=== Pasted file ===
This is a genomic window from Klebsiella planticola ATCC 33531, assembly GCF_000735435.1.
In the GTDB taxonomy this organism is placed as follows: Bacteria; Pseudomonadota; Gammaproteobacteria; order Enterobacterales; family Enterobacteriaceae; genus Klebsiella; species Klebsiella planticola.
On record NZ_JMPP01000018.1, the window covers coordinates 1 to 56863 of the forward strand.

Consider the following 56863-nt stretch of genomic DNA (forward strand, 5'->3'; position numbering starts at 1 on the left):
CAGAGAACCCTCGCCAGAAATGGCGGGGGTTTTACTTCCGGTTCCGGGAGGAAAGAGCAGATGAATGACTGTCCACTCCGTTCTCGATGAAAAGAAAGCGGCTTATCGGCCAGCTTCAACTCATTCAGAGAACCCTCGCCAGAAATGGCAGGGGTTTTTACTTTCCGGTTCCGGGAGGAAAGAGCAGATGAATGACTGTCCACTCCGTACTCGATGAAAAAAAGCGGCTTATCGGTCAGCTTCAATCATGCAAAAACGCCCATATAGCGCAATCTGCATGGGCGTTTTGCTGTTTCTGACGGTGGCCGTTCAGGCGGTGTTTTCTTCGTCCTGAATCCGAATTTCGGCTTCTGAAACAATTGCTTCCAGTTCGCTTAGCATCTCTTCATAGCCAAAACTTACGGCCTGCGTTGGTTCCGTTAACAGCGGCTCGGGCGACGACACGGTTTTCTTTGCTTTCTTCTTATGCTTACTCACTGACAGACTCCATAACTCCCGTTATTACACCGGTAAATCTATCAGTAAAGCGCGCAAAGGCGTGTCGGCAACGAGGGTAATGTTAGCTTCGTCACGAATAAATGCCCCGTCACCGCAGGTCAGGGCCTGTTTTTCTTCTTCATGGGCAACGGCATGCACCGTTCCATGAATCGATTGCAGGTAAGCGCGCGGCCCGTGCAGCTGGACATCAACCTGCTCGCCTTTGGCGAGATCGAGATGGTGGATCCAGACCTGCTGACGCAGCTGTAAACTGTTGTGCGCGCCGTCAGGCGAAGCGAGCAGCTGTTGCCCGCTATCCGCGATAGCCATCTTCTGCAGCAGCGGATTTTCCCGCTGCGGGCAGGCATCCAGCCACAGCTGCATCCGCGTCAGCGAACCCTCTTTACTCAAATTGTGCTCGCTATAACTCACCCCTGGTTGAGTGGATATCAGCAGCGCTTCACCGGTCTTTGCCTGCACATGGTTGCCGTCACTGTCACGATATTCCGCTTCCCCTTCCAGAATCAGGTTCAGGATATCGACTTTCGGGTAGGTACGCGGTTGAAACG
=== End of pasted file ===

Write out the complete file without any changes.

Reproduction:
This is a genomic window from Klebsiella planticola ATCC 33531, assembly GCF_000735435.1.
In the GTDB taxonomy this organism is placed as follows: Bacteria; Pseudomonadota; Gammaproteobacteria; order Enterobacterales; family Enterobacteriaceae; genus Klebsiella; species Klebsiella planticola.
On record NZ_JMPP01000018.1, the window covers coordinates 1 to 56863 of the forward strand.

Consider the following 56863-nt stretch of genomic DNA (forward strand, 5'->3'; position numbering starts at 1 on the left):
CAGAGAACCCTCGCCAGAAATGGCGGGGGTTTTACTTCCGGTTCCGGGAGGAAAGAGCAGATGAATGACTGTCCACTCCGTTCTCGATGAAAAGAAAGCGGCTTATCGGCCAGCTTCAACTCATTCAGAGAACCCTCGCCAGAAATGGCAGGGGTTTTTACTTTCCGGTTCCGGGAGGAAAGAGCAGATGAATGACTGTCCACTCCGTACTCGATGAAAAAAAGCGGCTTATCGGTCAGCTTCAATCATGCAAAAACGCCCATATAGCGCAATCTGCATGGGCGTTTTGCTGTTTCTGACGGTGGCCGTTCAGGCGGTGTTTTCTTCGTCCTGAATCCGAATTTCGGCTTCTGAAACAATTGCTTCCAGTTCGCTTAGCATCTCTTCATAGCCAAAACTTACGGCCTGCGTTGGTTCCGTTAACAGCGGCTCGGGCGACGACACGGTTTTCTTTGCTTTCTTCTTATGCTTACTCACTGACAGACTCCATAACTCCCGTTATTACACCGGTAAATCTATCAGTAAAGCGCGCAAAGGCGTGTCGGCAACGAGGGTAATGTTAGCTTCGTCACGAATAAATGCCCCGTCACCGCAGGTCAGGGCCTGTTTTTCTTCTTCATGGGCAACGGCATGCACCGTTCCATGAATCGATTGCAGGTAAGCGCGCGGCCCGTGCAGCTGGACATCAACCTGCTCGCCTTTGGCGAGATCGAGATGGTGGATCCAGACCTGCTGACGCAGCTGTAAACTGTTGTGCGCGCCGTCAGGCGAAGCGAGCAGCTGTTGCCCGCTATCCGCGATAGCCATCTTCTGCAGCAGCGGATTTTCCCGCTGCGGGCAGGCATCCAGCCACAGCTGCATCCGCGTCAGCGAACCCTCTTTACTCAAATTGTGCTCGCTATAACTCACCCCTGGTTGAGTGGATATCAGCAGCGCTTCACCGGTCTTTGCCTGCACATGGTTGCCGTCACTGTCACGATATTCCGCTTCCCCTTCCAGAATCAGGTTCAGGATATCGACTTTCGGGTAGGTACGCGGTTGAAACG